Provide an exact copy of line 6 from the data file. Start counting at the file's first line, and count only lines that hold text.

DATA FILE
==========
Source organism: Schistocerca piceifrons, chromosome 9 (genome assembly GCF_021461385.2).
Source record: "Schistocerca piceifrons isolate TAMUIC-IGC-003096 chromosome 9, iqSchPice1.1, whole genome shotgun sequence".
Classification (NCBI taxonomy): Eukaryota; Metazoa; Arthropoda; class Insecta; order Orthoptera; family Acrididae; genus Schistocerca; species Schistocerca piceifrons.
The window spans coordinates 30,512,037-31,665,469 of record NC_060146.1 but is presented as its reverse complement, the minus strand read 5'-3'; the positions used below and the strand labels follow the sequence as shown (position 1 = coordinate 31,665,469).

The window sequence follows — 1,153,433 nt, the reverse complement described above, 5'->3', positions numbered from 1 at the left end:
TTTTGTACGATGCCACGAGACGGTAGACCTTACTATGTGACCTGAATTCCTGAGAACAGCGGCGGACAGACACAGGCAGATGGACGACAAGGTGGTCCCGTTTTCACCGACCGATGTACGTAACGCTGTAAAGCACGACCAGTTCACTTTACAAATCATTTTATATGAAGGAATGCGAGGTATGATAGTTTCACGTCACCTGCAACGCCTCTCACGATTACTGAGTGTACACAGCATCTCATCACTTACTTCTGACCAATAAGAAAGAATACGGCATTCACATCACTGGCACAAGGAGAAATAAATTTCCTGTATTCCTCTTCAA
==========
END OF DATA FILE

TTTTGTACGATGCCACGAGACGGTAGACCTTACTATGTGACCTGAATTCCTGAGAACAGCGGCGGACAGACACAGGCAGATGGACGACAAGGTGGTCCCGTTTTCACCGACCGATGTACGTAACGCTGTAAAGCACGACCAGTTCACTTTACAAATCATTTTATATGAAGGAATGCGAGGTATGATAGTTTCACGTCACCTGCAACGCCTCTCACGATTACTGAGTGTACACAGCATCTCATCACTTACTTCTGACCAATAAGAAAGAATACGGCATTCACATCACTGGCACAAGGAGAAATAAATTTCCTGTATTCCTCTTCAA